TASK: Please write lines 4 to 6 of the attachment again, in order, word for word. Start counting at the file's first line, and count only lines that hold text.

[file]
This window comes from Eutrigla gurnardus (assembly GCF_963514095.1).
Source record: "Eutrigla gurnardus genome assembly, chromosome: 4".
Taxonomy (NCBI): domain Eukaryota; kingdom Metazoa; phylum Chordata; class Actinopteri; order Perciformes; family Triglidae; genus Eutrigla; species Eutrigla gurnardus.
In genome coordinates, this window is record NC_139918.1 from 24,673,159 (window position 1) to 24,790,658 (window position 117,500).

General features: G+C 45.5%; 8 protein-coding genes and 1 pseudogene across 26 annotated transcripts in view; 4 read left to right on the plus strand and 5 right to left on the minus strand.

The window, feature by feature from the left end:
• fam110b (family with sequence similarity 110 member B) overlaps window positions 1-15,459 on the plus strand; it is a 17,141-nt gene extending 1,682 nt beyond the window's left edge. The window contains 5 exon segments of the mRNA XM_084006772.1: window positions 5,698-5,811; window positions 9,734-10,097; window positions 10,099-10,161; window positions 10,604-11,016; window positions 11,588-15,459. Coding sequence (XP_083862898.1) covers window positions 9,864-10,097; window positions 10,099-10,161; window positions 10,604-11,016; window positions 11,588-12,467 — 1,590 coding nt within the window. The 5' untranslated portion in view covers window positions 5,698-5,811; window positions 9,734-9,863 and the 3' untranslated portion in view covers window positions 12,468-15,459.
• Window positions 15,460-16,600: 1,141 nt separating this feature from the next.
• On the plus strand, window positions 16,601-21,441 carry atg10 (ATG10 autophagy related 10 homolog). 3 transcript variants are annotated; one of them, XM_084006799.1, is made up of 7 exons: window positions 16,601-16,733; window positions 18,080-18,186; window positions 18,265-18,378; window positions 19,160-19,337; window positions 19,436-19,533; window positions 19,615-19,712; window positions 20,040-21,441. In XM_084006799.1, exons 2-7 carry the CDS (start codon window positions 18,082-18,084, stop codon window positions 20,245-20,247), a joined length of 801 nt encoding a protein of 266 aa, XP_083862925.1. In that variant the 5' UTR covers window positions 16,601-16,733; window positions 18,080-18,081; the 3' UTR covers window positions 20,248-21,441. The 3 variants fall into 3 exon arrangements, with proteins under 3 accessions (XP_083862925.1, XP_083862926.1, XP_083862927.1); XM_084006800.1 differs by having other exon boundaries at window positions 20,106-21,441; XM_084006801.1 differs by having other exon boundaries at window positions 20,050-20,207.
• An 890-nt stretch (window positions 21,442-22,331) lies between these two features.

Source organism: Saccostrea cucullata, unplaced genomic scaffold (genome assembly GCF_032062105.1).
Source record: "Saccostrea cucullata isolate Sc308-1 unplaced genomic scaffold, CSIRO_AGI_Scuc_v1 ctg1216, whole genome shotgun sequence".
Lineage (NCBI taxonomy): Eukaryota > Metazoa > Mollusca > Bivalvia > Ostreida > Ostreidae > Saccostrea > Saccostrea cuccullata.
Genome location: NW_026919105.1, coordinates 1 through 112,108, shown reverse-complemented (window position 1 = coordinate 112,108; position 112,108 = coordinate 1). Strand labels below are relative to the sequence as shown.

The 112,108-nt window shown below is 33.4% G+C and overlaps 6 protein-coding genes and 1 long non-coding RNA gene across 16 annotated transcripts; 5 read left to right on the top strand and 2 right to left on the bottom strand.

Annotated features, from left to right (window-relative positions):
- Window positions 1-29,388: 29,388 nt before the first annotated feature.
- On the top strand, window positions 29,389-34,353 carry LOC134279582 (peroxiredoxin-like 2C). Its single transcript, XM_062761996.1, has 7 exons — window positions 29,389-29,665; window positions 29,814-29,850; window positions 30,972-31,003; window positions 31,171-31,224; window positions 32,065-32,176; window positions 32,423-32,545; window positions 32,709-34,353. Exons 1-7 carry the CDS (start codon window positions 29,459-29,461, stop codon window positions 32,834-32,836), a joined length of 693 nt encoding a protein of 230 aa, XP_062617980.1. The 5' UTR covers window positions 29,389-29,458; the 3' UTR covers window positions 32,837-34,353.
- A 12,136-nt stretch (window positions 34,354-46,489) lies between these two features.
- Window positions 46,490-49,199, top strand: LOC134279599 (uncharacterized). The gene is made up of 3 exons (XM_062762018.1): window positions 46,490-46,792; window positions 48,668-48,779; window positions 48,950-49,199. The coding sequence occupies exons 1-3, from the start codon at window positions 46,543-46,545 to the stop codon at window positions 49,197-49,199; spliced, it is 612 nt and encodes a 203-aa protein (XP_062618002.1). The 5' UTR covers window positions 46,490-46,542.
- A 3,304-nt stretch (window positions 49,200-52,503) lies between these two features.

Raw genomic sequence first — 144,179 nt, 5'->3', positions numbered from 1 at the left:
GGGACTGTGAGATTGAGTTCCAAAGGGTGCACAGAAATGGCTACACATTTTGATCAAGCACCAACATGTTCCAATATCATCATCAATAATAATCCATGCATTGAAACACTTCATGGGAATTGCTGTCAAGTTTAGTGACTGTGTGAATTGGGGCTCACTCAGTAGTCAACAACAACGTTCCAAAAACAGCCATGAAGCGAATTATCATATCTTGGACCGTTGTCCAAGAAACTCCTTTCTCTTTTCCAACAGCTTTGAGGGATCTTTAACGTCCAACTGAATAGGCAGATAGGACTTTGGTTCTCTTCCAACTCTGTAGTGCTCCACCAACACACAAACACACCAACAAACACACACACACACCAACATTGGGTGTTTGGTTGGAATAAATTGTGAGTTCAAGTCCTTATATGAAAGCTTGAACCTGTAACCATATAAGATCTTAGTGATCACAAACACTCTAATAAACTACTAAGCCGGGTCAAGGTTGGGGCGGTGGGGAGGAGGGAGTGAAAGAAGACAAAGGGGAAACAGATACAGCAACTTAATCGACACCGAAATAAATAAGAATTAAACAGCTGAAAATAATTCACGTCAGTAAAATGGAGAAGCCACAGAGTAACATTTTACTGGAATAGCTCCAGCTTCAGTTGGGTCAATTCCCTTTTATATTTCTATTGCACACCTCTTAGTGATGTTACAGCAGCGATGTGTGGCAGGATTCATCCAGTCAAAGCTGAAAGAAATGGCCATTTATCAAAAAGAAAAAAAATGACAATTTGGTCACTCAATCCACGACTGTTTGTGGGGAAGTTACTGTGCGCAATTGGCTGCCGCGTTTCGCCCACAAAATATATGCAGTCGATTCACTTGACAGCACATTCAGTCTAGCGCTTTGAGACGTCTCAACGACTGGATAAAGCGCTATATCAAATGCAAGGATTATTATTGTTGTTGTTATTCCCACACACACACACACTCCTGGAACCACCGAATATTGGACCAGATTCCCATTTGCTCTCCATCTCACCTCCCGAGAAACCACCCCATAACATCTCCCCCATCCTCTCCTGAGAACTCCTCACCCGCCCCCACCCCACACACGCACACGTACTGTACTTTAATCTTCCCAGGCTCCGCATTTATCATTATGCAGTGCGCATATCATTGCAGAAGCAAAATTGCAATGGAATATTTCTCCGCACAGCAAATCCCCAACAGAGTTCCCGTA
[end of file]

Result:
In genome coordinates, this window is record NC_139918.1 from 24,673,159 (window position 1) to 24,790,658 (window position 117,500).

General features: G+C 45.5%; 8 protein-coding genes and 1 pseudogene across 26 annotated transcripts in view; 4 read left to right on the plus strand and 5 right to left on the minus strand.

The window, feature by feature from the left end: